According to Feeley, if black, pin or red oaks are infected by the fungus that causes this disease; they usually die within the same summer. White oaks and bur oaks can often take a number of years before they succumb to the disease.

  A healthy tree can be infected by the fungus that causes this disease two different ways. The first is through open wounds during the growing season, when the fungus is carried by a small beetle from a diseased tree to a healthy tree with an open wound.

  The second form of infection is through root grafts between oak trees of the same species. For example, if a red oak is infected and there is another red oak within 50 to 100 feet there is a good chance the roots of these trees are grafted and the fungus can move from the diseased tree to the healthy tree.

  Symptoms to look for on infected trees usually include leaves turning a bronzed brown along the outer edges. These leaves often still have some green on them as they fall from the tree. And another symptom is defoliation starting at the top of the tree.

  According to Feeley, the best way to prevent the spread of oak wilt is to prevent any wounding to oak trees during the growing season. If a tree is wounded from storm damage or pruning is required during the growing season, treat the wounds immediately with a wound dressing such as acrylic paint. Do not use pruning paints/sealants, as these products slow the tree’s ability to seal over the wound.

  More information on oak wilt prevention and control can be found at http://na.fs.fed.us/pubs/howtos/ht_oakwilt/identify_prevent_and_control_oak_wilt_print.pdf.

  For information about the great outdoor adventures in Iowa you need to visit them on the web at http://www.iowadnr.gov.



Visit our web site at www.karensglabels.com to see this month’s sale! We’ve got some great deals for you.

Send us a picture and we’ll make a custom charm from it. Prices start at $3.99 per item. And remember that any charm can be changed in color to fit your needs.

Our wine charms, bag tags, earrings, bookmarks, zipper pulls make great gifts or make any special occasion special. We’ll personalize them for free!

Remember to look for specials, up to 40% off, all month long by regularly visiting our site. Make it easy to get news about specials by signing up for our newsletter. It’s free and easy!

Remember this month’s sale ends on March 31st so take advantage of the deals now!

Visit us at www.karensglabels.com or e-mail us at Karen@karensglabels.com or call 618-257-1365. Be sure to sign up for our newsletter to receive special discount coupons!

"Because no wine glass should ever be naked!"


FUN FACT: Book editor Bennett Cerf challenged writer Theodor Seuss Geisel better known as Dr. Seuss to write a book using no more than 50 different words. The result? The book Green Eggs and Ham.

 Send your Fun Facts to mail@backwoodsbound.com. For more Fun Facts visit www.backwoodsbound.com/funfacts.html.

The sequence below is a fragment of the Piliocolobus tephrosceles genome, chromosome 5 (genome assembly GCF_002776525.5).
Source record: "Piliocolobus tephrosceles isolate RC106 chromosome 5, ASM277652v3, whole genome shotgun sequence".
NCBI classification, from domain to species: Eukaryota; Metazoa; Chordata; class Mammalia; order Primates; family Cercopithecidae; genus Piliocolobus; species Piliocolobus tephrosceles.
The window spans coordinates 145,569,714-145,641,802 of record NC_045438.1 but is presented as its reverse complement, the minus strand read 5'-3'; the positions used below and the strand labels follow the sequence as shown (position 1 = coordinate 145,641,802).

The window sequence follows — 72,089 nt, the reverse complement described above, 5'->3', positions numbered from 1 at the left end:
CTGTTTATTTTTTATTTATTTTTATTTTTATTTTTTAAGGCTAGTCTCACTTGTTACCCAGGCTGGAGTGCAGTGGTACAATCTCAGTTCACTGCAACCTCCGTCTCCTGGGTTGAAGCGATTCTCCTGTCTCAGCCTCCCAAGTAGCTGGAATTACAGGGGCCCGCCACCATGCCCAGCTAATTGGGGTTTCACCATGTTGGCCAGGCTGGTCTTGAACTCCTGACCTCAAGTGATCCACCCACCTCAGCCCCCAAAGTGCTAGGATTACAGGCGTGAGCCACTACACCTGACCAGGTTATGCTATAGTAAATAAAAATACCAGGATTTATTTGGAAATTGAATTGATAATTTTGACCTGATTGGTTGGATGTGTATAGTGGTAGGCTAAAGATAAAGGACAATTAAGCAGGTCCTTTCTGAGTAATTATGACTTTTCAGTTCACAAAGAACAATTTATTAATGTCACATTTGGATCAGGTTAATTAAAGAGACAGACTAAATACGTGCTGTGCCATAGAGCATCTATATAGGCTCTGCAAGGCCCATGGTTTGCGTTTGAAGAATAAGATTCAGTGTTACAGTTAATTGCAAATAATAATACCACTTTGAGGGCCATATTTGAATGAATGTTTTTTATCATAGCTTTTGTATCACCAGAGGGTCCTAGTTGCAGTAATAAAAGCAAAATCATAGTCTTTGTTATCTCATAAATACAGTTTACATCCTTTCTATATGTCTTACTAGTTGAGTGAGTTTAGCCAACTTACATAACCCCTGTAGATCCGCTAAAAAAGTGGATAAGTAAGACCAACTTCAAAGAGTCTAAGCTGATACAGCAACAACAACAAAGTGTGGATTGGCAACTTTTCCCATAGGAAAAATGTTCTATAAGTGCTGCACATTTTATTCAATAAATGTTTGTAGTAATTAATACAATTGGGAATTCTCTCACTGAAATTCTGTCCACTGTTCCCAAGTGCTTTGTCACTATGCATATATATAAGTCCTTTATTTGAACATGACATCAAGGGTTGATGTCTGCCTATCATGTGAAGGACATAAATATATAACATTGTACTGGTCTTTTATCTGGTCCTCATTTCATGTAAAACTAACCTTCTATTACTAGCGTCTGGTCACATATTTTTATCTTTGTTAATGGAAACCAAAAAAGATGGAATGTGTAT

Tell a friend about The Bullet. Just go to: www.ezinefinder.com/rec.html?ez=backwo and follow the instructions. It’s free and easy!

To vote for The Bullet follow this link: www.ezinefinder.com/backwo-vote.html.html.

Thanks for your help.

FISHIN' TIP:  When using worms as bait for trout they should be fished as naturally as possible. Use a #10 to #14 size hook with as little weight as possible. Trout like worms that are drifting and wiggling in the current or naturally settling to the bottom. They don’t care much for a piece of worm threaded lengthwise onto a hook. - Rocky

Send your tips to: mail@backwoodsbound.com and we’ll post them on the site or use them in a future issue of The Bullet.



The cold winter weather triggers the hankering for a big pot of the best tasting chili around! With its unique blend of herbs and spices, Backwoods Bound Chili Seasoning Mix makes a hearty tasting pot of chili the entire family will love with NO added fillers or MSG.

Backwoods Bound Chili Seasoning Mix also makes great dishes like tostadas, enchiladas, stuffed peppers, manicotti, Mexican lasagna and a killer jambalaya. We’ve had customers also use it as a marinade for beef and deer roasts. See our collection of great recipes at www.backwoodsbound.com/zchili.html.

Enjoy at home or hunting camp in single pot packets or the triple value pack.

Order your supply at www.backwoodsbound.com/chili.html.

"Not too mild.... Not too hot.... Treat yourself and make a pot!"


INTERESTING QUOTE: "Do something wonderful. People may imitate it." – Dr. Albert Schweitzer

 If you’ve seen or heard an interesting or humorous quote send it in and we'll post it next month. Send them to: mail@backwoodsbound.com.



~ 6 – 7 lb fillet of bear
~ 4 oz. pork fat
~ 2 tbsp oil

~ 3 medium onions chopped
~ 1 1/2 cloves garlic, minced
~ 4 shallots, chopped
~ 1 tsp coarse black pepper
~ 2 bay leaves
~ 1 1/2 cups diced carrots
~ 3/4 cup vinegar
~ 1 tsp chopped fresh tarragon leaves